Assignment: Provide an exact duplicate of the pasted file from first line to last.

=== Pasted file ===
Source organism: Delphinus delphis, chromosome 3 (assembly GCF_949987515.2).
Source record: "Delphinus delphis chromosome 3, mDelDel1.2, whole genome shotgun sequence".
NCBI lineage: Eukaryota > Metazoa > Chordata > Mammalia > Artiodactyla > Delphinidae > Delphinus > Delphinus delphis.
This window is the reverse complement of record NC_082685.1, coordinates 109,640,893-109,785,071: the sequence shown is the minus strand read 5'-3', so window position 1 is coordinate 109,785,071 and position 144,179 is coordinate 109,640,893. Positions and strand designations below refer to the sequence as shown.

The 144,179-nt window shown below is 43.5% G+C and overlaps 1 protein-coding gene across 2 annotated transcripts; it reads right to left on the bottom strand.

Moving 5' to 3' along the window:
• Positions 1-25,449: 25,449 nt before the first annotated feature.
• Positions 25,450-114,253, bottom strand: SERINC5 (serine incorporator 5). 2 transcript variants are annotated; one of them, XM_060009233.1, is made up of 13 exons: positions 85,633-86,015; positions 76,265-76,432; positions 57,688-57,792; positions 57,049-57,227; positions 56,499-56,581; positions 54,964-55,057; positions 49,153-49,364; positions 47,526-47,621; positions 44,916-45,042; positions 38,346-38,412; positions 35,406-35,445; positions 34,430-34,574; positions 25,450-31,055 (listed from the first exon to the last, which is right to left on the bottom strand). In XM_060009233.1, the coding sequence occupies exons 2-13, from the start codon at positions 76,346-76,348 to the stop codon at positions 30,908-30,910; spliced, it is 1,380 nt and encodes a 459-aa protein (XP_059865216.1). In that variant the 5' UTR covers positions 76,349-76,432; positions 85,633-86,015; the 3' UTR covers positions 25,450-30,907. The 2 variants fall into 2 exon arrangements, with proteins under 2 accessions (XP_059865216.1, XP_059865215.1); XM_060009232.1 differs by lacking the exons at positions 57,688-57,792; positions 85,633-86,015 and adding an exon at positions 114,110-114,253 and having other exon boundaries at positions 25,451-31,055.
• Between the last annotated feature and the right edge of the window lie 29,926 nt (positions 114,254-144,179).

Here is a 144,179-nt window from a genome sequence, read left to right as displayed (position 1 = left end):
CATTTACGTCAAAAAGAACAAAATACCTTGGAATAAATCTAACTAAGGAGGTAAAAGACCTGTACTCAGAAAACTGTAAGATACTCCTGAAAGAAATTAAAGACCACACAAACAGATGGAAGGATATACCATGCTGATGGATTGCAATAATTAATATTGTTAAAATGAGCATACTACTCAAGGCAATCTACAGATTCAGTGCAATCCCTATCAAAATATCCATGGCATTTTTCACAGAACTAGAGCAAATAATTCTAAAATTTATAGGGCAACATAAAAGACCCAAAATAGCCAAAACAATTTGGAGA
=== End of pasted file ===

Source organism: Delphinus delphis, chromosome 3 (assembly GCF_949987515.2).
Source record: "Delphinus delphis chromosome 3, mDelDel1.2, whole genome shotgun sequence".
NCBI lineage: Eukaryota > Metazoa > Chordata > Mammalia > Artiodactyla > Delphinidae > Delphinus > Delphinus delphis.
This window is the reverse complement of record NC_082685.1, coordinates 109,640,893-109,785,071: the sequence shown is the minus strand read 5'-3', so window position 1 is coordinate 109,785,071 and position 144,179 is coordinate 109,640,893. Positions and strand designations below refer to the sequence as shown.

The 144,179-nt window shown below is 43.5% G+C and overlaps 1 protein-coding gene across 2 annotated transcripts; it reads right to left on the bottom strand.

Moving 5' to 3' along the window:
• Positions 1-25,449: 25,449 nt before the first annotated feature.
• Positions 25,450-114,253, bottom strand: SERINC5 (serine incorporator 5). 2 transcript variants are annotated; one of them, XM_060009233.1, is made up of 13 exons: positions 85,633-86,015; positions 76,265-76,432; positions 57,688-57,792; positions 57,049-57,227; positions 56,499-56,581; positions 54,964-55,057; positions 49,153-49,364; positions 47,526-47,621; positions 44,916-45,042; positions 38,346-38,412; positions 35,406-35,445; positions 34,430-34,574; positions 25,450-31,055 (listed from the first exon to the last, which is right to left on the bottom strand). In XM_060009233.1, the coding sequence occupies exons 2-13, from the start codon at positions 76,346-76,348 to the stop codon at positions 30,908-30,910; spliced, it is 1,380 nt and encodes a 459-aa protein (XP_059865216.1). In that variant the 5' UTR covers positions 76,349-76,432; positions 85,633-86,015; the 3' UTR covers positions 25,450-30,907. The 2 variants fall into 2 exon arrangements, with proteins under 2 accessions (XP_059865216.1, XP_059865215.1); XM_060009232.1 differs by lacking the exons at positions 57,688-57,792; positions 85,633-86,015 and adding an exon at positions 114,110-114,253 and having other exon boundaries at positions 25,451-31,055.
• Between the last annotated feature and the right edge of the window lie 29,926 nt (positions 114,254-144,179).

Here is a 144,179-nt window from a genome sequence, read left to right as displayed (position 1 = left end):
CATTTACGTCAAAAAGAACAAAATACCTTGGAATAAATCTAACTAAGGAGGTAAAAGACCTGTACTCAGAAAACTGTAAGATACTCCTGAAAGAAATTAAAGACCACACAAACAGATGGAAGGATATACCATGCTGATGGATTGCAATAATTAATATTGTTAAAATGAGCATACTACTCAAGGCAATCTACAGATTCAGTGCAATCCCTATCAAAATATCCATGGCATTTTTCACAGAACTAGAGCAAATAATTCTAAAATTTATAGGGCAACATAAAAGACCCAAAATAGCCAAAACAATTTGGAGA